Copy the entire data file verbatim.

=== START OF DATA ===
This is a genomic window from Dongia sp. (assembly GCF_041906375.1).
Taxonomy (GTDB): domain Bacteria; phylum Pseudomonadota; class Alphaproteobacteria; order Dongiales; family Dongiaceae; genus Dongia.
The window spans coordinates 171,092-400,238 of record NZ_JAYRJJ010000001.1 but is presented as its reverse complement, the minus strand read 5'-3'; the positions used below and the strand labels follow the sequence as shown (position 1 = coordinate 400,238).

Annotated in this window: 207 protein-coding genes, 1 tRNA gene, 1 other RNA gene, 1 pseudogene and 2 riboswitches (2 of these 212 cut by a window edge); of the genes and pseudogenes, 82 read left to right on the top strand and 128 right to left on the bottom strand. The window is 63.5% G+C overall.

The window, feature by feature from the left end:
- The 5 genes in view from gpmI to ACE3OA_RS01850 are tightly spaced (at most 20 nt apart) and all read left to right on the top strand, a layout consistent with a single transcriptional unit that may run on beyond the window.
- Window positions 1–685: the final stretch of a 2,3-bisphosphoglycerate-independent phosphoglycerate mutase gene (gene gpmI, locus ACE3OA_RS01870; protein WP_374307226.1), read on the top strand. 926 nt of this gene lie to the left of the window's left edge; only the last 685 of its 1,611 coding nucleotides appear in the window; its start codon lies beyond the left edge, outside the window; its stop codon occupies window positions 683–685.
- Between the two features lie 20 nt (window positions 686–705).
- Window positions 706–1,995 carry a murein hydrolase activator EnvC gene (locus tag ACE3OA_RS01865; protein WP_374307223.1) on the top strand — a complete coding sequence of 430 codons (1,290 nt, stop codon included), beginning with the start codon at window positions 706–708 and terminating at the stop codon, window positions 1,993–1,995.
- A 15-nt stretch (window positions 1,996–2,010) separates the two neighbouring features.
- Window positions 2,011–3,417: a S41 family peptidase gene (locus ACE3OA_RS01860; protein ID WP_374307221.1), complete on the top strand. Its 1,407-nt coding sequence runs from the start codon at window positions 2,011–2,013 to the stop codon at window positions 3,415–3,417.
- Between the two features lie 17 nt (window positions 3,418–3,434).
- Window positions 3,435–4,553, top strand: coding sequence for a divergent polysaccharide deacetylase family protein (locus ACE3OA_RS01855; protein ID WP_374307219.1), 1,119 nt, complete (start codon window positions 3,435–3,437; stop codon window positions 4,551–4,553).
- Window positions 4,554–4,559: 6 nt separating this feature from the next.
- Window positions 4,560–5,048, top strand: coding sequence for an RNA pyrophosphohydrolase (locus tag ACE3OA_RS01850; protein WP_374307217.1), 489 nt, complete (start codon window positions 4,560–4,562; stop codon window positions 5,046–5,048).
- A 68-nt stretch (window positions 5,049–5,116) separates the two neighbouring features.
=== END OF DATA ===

This is a genomic window from Dongia sp. (assembly GCF_041906375.1).
Taxonomy (GTDB): domain Bacteria; phylum Pseudomonadota; class Alphaproteobacteria; order Dongiales; family Dongiaceae; genus Dongia.
The window spans coordinates 171,092-400,238 of record NZ_JAYRJJ010000001.1 but is presented as its reverse complement, the minus strand read 5'-3'; the positions used below and the strand labels follow the sequence as shown (position 1 = coordinate 400,238).

Annotated in this window: 207 protein-coding genes, 1 tRNA gene, 1 other RNA gene, 1 pseudogene and 2 riboswitches (2 of these 212 cut by a window edge); of the genes and pseudogenes, 82 read left to right on the top strand and 128 right to left on the bottom strand. The window is 63.5% G+C overall.

The window, feature by feature from the left end:
- The 5 genes in view from gpmI to ACE3OA_RS01850 are tightly spaced (at most 20 nt apart) and all read left to right on the top strand, a layout consistent with a single transcriptional unit that may run on beyond the window.
- Window positions 1–685: the final stretch of a 2,3-bisphosphoglycerate-independent phosphoglycerate mutase gene (gene gpmI, locus ACE3OA_RS01870; protein WP_374307226.1), read on the top strand. 926 nt of this gene lie to the left of the window's left edge; only the last 685 of its 1,611 coding nucleotides appear in the window; its start codon lies beyond the left edge, outside the window; its stop codon occupies window positions 683–685.
- Between the two features lie 20 nt (window positions 686–705).
- Window positions 706–1,995 carry a murein hydrolase activator EnvC gene (locus tag ACE3OA_RS01865; protein WP_374307223.1) on the top strand — a complete coding sequence of 430 codons (1,290 nt, stop codon included), beginning with the start codon at window positions 706–708 and terminating at the stop codon, window positions 1,993–1,995.
- A 15-nt stretch (window positions 1,996–2,010) separates the two neighbouring features.
- Window positions 2,011–3,417: a S41 family peptidase gene (locus ACE3OA_RS01860; protein ID WP_374307221.1), complete on the top strand. Its 1,407-nt coding sequence runs from the start codon at window positions 2,011–2,013 to the stop codon at window positions 3,415–3,417.
- Between the two features lie 17 nt (window positions 3,418–3,434).
- Window positions 3,435–4,553, top strand: coding sequence for a divergent polysaccharide deacetylase family protein (locus ACE3OA_RS01855; protein ID WP_374307219.1), 1,119 nt, complete (start codon window positions 3,435–3,437; stop codon window positions 4,551–4,553).
- Window positions 4,554–4,559: 6 nt separating this feature from the next.
- Window positions 4,560–5,048, top strand: coding sequence for an RNA pyrophosphohydrolase (locus tag ACE3OA_RS01850; protein WP_374307217.1), 489 nt, complete (start codon window positions 4,560–4,562; stop codon window positions 5,046–5,048).
- A 68-nt stretch (window positions 5,049–5,116) separates the two neighbouring features.